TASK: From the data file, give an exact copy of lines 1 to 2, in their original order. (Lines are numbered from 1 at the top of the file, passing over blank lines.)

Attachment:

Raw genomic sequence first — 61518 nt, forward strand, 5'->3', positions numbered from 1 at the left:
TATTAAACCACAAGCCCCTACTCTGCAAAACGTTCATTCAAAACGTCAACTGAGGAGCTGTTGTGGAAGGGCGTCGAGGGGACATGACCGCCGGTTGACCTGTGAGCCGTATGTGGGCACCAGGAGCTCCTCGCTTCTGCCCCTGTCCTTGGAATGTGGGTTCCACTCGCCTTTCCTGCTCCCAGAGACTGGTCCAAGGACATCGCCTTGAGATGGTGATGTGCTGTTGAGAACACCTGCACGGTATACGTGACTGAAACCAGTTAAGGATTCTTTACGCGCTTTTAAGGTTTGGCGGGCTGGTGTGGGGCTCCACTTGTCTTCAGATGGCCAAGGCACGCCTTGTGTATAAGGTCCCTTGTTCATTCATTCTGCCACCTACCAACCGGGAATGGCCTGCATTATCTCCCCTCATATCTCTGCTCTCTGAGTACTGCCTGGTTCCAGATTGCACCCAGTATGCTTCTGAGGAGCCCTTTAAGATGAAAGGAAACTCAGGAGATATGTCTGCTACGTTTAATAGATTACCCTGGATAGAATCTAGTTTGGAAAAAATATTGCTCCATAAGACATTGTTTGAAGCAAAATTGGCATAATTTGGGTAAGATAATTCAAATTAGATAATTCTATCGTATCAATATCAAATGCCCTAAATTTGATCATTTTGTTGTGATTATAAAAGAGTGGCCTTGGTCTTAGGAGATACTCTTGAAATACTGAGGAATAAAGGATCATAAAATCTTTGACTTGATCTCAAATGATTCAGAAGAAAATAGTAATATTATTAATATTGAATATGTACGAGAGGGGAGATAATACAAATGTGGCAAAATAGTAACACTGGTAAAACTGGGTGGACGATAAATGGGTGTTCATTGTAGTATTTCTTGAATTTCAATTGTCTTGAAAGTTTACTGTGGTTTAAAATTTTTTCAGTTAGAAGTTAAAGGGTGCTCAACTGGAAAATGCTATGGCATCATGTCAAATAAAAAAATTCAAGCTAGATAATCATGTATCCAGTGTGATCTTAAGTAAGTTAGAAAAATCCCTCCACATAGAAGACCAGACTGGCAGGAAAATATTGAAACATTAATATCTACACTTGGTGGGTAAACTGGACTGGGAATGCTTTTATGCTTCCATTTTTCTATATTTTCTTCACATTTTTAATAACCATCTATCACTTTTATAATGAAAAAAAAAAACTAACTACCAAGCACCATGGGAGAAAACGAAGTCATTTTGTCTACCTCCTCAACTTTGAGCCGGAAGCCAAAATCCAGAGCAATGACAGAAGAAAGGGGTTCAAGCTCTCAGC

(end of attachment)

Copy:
Raw genomic sequence first — 61518 nt, forward strand, 5'->3', positions numbered from 1 at the left:
TATTAAACCACAAGCCCCTACTCTGCAAAACGTTCATTCAAAACGTCAACTGAGGAGCTGTTGTGGAAGGGCGTCGAGGGGACATGACCGCCGGTTGACCTGTGAGCCGTATGTGGGCACCAGGAGCTCCTCGCTTCTGCCCCTGTCCTTGGAATGTGGGTTCCACTCGCCTTTCCTGCTCCCAGAGACTGGTCCAAGGACATCGCCTTGAGATGGTGATGTGCTGTTGAGAACACCTGCACGGTATACGTGACTGAAACCAGTTAAGGATTCTTTACGCGCTTTTAAGGTTTGGCGGGCTGGTGTGGGGCTCCACTTGTCTTCAGATGGCCAAGGCACGCCTTGTGTATAAGGTCCCTTGTTCATTCATTCTGCCACCTACCAACCGGGAATGGCCTGCATTATCTCCCCTCATATCTCTGCTCTCTGAGTACTGCCTGGTTCCAGATTGCACCCAGTATGCTTCTGAGGAGCCCTTTAAGATGAAAGGAAACTCAGGAGATATGTCTGCTACGTTTAATAGATTACCCTGGATAGAATCTAGTTTGGAAAAAATATTGCTCCATAAGACATTGTTTGAAGCAAAATTGGCATAATTTGGGTAAGATAATTCAAATTAGATAATTCTATCGTATCAATATCAAATGCCCTAAATTTGATCATTTTGTTGTGATTATAAAAGAGTGGCCTTGGTCTTAGGAGATACTCTTGAAATACTGAGGAATAAAGGATCATAAAATCTTTGACTTGATCTCAAATGATTCAGAAGAAAATAGTAATATTATTAATATTGAATATGTACGAGAGGGGAGATAATACAAATGTGGCAAAATAGTAACACTGGTAAAACTGGGTGGACGATAAATGGGTGTTCATTGTAGTATTTCTTGAATTTCAATTGTCTTGAAAGTTTACTGTGGTTTAAAATTTTTTCAGTTAGAAGTTAAAGGGTGCTCAACTGGAAAATGCTATGGCATCATGTCAAATAAAAAAATTCAAGCTAGATAATCATGTATCCAGTGTGATCTTAAGTAAGTTAGAAAAATCCCTCCACATAGAAGACCAGACTGGCAGGAAAATATTGAAACATTAATATCTACACTTGGTGGGTAAACTGGACTGGGAATGCTTTTATGCTTCCATTTTTCTATATTTTCTTCACATTTTTAATAACCATCTATCACTTTTATAATGAAAAAAAAAAACTAACTACCAAGCACCATGGGAGAAAACGAAGTCATTTTGTCTACCTCCTCAACTTTGAGCCGGAAGCCAAAATCCAGAGCAATGACAGAAGAAAGGGGTTCAAGCTCTCAGC